Emotional speech in Parkinson's disease


  • The NTID (Ref.27) is a scale assessing intelligibility of dysarthric or aphasic patients from point 1 (speech is unintelligible) to point 5 (speech is fully intelligible). This scale is used in clinical neuropsychology to cursorily evaluate the degree of the speech disorder.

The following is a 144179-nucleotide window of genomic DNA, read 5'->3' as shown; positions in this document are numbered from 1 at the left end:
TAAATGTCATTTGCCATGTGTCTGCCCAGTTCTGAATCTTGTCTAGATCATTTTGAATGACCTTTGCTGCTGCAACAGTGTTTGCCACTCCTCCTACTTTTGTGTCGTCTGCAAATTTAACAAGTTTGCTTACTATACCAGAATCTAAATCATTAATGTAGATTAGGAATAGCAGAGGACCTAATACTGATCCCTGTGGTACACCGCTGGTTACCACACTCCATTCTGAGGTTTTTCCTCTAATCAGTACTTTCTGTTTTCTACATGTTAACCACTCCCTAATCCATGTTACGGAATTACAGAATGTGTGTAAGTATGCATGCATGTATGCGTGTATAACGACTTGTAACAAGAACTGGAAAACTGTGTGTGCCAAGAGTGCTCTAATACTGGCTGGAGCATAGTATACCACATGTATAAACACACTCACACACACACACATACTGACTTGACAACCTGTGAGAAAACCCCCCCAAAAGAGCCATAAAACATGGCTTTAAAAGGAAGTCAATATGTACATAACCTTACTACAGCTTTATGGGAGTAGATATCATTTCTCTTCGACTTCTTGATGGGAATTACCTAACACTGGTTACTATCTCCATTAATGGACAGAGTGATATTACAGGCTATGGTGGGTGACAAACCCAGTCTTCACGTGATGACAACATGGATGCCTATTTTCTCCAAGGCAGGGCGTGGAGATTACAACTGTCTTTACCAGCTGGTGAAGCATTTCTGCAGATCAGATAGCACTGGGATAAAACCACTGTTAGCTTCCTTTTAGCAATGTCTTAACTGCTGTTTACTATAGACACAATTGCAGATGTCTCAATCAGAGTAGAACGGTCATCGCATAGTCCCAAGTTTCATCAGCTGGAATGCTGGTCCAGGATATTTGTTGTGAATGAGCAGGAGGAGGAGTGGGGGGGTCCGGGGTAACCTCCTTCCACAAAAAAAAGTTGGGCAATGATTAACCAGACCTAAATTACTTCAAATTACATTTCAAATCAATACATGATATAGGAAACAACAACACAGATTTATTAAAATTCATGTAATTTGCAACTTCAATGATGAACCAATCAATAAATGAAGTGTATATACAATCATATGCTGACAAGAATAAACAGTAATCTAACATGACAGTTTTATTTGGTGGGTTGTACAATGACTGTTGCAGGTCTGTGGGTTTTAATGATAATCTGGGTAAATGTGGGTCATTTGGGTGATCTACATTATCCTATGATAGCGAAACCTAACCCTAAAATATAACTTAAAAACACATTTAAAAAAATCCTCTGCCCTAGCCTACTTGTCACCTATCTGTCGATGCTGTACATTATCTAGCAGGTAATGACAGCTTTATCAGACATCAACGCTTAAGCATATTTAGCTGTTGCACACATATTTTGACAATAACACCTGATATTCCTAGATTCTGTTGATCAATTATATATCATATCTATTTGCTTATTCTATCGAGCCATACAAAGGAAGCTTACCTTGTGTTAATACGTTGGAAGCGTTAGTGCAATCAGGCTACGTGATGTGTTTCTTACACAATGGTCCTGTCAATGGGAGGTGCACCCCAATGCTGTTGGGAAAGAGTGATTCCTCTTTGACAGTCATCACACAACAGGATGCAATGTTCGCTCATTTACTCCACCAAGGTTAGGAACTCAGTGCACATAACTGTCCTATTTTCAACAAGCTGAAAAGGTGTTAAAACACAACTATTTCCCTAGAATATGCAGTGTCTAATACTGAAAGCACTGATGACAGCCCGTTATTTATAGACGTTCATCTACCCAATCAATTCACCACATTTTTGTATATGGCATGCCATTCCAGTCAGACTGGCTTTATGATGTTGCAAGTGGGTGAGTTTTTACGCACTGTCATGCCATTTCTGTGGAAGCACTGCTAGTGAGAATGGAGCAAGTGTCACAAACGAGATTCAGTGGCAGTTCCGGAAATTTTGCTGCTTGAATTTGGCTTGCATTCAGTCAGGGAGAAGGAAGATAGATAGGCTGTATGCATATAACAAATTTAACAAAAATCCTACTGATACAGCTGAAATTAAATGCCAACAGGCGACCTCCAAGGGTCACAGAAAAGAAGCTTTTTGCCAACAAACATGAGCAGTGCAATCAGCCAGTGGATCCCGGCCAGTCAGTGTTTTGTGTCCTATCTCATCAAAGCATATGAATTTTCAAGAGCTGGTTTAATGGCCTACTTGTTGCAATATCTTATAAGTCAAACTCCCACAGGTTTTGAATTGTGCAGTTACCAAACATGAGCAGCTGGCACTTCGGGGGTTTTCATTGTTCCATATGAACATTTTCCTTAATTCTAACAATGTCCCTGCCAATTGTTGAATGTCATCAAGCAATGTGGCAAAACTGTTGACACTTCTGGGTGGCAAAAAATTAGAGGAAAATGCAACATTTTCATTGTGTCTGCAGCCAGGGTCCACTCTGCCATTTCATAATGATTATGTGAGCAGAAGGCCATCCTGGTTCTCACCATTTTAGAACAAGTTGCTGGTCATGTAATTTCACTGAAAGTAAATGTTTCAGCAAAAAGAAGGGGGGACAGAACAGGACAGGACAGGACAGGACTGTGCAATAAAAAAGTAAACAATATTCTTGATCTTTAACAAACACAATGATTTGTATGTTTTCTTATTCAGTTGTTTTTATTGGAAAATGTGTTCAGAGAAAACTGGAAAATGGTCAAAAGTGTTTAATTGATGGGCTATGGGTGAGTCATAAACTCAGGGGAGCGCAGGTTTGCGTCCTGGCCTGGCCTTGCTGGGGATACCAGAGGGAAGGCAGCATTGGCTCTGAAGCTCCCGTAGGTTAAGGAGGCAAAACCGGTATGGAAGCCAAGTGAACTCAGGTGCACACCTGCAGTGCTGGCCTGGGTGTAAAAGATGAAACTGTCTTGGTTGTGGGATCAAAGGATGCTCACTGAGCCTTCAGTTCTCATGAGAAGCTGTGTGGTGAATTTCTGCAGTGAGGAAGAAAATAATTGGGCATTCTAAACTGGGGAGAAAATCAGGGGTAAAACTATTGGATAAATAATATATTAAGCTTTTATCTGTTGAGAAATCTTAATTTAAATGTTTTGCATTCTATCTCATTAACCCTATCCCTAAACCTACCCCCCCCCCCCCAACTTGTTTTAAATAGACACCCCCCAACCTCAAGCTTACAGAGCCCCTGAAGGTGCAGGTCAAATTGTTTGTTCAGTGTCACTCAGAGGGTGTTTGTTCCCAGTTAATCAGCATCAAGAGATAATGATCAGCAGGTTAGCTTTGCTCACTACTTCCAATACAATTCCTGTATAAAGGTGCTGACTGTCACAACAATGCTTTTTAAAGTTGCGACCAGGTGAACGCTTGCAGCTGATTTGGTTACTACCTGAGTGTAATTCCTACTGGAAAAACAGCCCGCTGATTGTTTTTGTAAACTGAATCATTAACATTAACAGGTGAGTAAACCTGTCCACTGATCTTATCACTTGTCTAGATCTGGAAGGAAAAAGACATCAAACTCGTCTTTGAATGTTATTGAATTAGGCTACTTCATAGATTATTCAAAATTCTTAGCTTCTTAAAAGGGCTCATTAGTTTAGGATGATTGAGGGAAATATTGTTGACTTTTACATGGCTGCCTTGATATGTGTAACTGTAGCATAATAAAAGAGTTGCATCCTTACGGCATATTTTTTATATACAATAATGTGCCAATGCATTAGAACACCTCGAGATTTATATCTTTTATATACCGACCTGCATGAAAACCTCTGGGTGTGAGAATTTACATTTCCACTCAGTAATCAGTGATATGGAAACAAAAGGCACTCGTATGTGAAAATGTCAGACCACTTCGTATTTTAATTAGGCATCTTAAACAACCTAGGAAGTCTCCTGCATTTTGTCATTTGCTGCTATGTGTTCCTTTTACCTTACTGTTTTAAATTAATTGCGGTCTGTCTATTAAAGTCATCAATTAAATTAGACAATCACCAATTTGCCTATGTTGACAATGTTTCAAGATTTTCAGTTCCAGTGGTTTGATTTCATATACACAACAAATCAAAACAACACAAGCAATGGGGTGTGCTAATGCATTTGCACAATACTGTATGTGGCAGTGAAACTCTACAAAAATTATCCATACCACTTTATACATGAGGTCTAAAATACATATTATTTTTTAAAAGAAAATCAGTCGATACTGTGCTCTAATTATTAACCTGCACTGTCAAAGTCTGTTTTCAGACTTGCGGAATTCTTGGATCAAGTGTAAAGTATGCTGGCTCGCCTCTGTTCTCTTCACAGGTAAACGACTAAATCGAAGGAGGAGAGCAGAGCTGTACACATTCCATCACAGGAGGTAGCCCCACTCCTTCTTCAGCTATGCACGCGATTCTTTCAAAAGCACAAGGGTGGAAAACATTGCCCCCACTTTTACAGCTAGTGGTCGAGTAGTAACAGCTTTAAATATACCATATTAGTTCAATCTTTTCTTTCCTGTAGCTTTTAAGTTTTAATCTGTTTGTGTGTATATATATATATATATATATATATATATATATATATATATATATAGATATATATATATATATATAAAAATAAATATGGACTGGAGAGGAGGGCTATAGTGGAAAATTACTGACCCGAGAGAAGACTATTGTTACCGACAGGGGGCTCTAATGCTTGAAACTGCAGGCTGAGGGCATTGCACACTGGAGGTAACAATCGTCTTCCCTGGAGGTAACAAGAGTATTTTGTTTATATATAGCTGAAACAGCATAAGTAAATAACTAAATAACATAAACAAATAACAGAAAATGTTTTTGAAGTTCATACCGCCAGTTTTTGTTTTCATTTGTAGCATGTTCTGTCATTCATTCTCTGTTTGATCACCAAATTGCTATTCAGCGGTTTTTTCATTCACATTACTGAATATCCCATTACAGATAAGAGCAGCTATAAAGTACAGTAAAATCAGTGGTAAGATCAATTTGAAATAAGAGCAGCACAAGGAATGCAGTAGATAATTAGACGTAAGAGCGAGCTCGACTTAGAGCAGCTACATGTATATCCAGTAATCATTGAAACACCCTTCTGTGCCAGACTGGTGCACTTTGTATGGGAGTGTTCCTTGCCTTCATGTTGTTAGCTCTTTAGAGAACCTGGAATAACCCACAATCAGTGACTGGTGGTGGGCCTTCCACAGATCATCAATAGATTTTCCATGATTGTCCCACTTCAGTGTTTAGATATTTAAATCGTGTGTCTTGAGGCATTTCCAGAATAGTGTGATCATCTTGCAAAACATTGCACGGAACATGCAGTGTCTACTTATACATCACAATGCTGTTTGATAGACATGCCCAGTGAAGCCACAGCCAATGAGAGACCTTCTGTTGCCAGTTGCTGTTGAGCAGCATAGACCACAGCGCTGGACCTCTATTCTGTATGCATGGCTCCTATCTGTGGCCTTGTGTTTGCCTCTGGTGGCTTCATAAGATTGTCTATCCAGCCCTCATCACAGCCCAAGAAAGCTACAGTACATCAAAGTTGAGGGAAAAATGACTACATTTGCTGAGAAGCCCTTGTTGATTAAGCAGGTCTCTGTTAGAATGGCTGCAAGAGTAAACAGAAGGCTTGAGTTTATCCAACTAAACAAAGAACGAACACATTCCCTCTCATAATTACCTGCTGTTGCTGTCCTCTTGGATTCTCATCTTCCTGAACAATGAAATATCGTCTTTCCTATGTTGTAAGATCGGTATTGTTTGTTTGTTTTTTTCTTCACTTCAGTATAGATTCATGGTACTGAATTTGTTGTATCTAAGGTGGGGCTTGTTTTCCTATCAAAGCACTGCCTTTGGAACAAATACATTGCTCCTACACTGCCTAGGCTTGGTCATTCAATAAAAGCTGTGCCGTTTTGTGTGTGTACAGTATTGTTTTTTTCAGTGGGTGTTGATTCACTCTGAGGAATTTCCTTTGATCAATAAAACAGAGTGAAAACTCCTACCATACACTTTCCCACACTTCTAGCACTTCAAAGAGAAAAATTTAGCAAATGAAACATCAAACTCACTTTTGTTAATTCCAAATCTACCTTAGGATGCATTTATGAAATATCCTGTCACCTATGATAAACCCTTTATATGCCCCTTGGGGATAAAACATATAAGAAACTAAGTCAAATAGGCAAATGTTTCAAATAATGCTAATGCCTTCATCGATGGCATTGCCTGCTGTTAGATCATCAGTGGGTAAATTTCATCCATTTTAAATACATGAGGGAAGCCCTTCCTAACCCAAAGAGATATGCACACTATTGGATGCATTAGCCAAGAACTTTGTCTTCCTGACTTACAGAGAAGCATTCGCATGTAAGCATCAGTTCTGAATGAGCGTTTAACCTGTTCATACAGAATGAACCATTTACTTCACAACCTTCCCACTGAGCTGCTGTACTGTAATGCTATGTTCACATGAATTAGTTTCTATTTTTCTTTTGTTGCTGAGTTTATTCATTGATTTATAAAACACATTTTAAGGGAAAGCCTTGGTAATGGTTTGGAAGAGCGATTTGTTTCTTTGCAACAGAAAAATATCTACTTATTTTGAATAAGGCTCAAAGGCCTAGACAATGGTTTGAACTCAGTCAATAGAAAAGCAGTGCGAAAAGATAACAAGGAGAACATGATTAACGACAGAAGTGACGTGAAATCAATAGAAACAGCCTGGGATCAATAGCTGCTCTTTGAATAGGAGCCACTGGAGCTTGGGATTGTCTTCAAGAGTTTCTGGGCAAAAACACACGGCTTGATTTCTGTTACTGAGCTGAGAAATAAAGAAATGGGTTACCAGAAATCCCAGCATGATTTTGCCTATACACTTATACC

Patients with Parkinson's disease (PD) tend to speak monotonously with minor modulation of pitch and intensity. The goal of this study was to find out whether these speech changes can be explained mainly by motor impairment, i.e. akinesia and rigidity of the articulatory apparatus, or whether alterations of emotional processing play an additional role. Sixteen patients with mild PD and 16 healthy controls (HC) were compared. Fundamental frequencies (pitch) and intensities (loudness) were determined as (1) maximal upper and lower values achieved in nonemotional speech (phonation capacity), (2) upper and lower values used when speaking “Anna” in emotional intonation (neutral, sad, happy) as requested (production task), or (3) when imitating a professional speaker (imitation task). Although groups did not significantly differ in their phonation capacity, patients showed a significantly smaller pitch and intensity range than HC in the production task. In the imitation task, however, ranges were again similar. These results suggest that alterations of emotional processing contribute to speech changes in PD, especially regarding emotional prosody, in addition to motor impairment. © 2008 Movement Disorder Society